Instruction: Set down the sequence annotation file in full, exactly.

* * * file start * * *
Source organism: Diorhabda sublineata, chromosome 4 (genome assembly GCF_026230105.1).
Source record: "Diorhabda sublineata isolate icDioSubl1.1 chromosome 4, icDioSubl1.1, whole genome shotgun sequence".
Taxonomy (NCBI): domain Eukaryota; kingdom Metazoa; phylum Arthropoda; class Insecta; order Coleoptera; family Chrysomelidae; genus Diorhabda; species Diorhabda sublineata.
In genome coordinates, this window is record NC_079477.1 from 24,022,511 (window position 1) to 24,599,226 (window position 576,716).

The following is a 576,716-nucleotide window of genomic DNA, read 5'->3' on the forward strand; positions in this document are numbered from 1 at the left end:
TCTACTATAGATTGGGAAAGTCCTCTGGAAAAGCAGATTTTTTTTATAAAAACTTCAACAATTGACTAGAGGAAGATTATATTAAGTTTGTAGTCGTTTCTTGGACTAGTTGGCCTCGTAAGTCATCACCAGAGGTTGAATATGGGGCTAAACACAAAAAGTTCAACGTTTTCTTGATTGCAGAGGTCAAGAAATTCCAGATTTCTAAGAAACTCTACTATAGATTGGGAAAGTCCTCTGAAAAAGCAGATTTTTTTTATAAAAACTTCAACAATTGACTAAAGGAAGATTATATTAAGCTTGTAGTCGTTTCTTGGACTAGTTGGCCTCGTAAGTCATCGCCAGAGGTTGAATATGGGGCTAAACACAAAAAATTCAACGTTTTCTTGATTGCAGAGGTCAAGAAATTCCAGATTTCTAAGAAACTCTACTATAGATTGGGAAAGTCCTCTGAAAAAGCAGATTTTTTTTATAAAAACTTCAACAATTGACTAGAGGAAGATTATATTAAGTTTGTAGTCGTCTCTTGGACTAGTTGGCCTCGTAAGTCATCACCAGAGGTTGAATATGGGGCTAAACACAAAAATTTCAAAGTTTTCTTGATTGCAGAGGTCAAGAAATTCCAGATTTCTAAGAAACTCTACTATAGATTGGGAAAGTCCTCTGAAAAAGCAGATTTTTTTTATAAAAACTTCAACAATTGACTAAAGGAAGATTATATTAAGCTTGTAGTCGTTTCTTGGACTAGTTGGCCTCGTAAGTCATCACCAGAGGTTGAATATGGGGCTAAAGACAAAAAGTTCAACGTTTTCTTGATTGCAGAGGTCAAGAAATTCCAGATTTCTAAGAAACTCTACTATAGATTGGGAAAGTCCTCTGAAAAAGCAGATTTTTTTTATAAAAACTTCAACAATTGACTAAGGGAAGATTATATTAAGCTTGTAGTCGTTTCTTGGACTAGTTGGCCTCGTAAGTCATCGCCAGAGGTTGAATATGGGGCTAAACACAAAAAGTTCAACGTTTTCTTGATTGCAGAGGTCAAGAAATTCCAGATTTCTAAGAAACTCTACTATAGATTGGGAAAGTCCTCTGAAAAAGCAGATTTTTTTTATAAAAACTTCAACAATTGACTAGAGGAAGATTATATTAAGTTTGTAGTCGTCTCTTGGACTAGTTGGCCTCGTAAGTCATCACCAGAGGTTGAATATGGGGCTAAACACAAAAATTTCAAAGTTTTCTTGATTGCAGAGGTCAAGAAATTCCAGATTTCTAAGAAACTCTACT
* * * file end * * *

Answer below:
Source organism: Diorhabda sublineata, chromosome 4 (genome assembly GCF_026230105.1).
Source record: "Diorhabda sublineata isolate icDioSubl1.1 chromosome 4, icDioSubl1.1, whole genome shotgun sequence".
Taxonomy (NCBI): domain Eukaryota; kingdom Metazoa; phylum Arthropoda; class Insecta; order Coleoptera; family Chrysomelidae; genus Diorhabda; species Diorhabda sublineata.
In genome coordinates, this window is record NC_079477.1 from 24,022,511 (window position 1) to 24,599,226 (window position 576,716).

The following is a 576,716-nucleotide window of genomic DNA, read 5'->3' on the forward strand; positions in this document are numbered from 1 at the left end:
TCTACTATAGATTGGGAAAGTCCTCTGGAAAAGCAGATTTTTTTTATAAAAACTTCAACAATTGACTAGAGGAAGATTATATTAAGTTTGTAGTCGTTTCTTGGACTAGTTGGCCTCGTAAGTCATCACCAGAGGTTGAATATGGGGCTAAACACAAAAAGTTCAACGTTTTCTTGATTGCAGAGGTCAAGAAATTCCAGATTTCTAAGAAACTCTACTATAGATTGGGAAAGTCCTCTGAAAAAGCAGATTTTTTTTATAAAAACTTCAACAATTGACTAAAGGAAGATTATATTAAGCTTGTAGTCGTTTCTTGGACTAGTTGGCCTCGTAAGTCATCGCCAGAGGTTGAATATGGGGCTAAACACAAAAAATTCAACGTTTTCTTGATTGCAGAGGTCAAGAAATTCCAGATTTCTAAGAAACTCTACTATAGATTGGGAAAGTCCTCTGAAAAAGCAGATTTTTTTTATAAAAACTTCAACAATTGACTAGAGGAAGATTATATTAAGTTTGTAGTCGTCTCTTGGACTAGTTGGCCTCGTAAGTCATCACCAGAGGTTGAATATGGGGCTAAACACAAAAATTTCAAAGTTTTCTTGATTGCAGAGGTCAAGAAATTCCAGATTTCTAAGAAACTCTACTATAGATTGGGAAAGTCCTCTGAAAAAGCAGATTTTTTTTATAAAAACTTCAACAATTGACTAAAGGAAGATTATATTAAGCTTGTAGTCGTTTCTTGGACTAGTTGGCCTCGTAAGTCATCACCAGAGGTTGAATATGGGGCTAAAGACAAAAAGTTCAACGTTTTCTTGATTGCAGAGGTCAAGAAATTCCAGATTTCTAAGAAACTCTACTATAGATTGGGAAAGTCCTCTGAAAAAGCAGATTTTTTTTATAAAAACTTCAACAATTGACTAAGGGAAGATTATATTAAGCTTGTAGTCGTTTCTTGGACTAGTTGGCCTCGTAAGTCATCGCCAGAGGTTGAATATGGGGCTAAACACAAAAAGTTCAACGTTTTCTTGATTGCAGAGGTCAAGAAATTCCAGATTTCTAAGAAACTCTACTATAGATTGGGAAAGTCCTCTGAAAAAGCAGATTTTTTTTATAAAAACTTCAACAATTGACTAGAGGAAGATTATATTAAGTTTGTAGTCGTCTCTTGGACTAGTTGGCCTCGTAAGTCATCACCAGAGGTTGAATATGGGGCTAAACACAAAAATTTCAAAGTTTTCTTGATTGCAGAGGTCAAGAAATTCCAGATTTCTAAGAAACTCTACT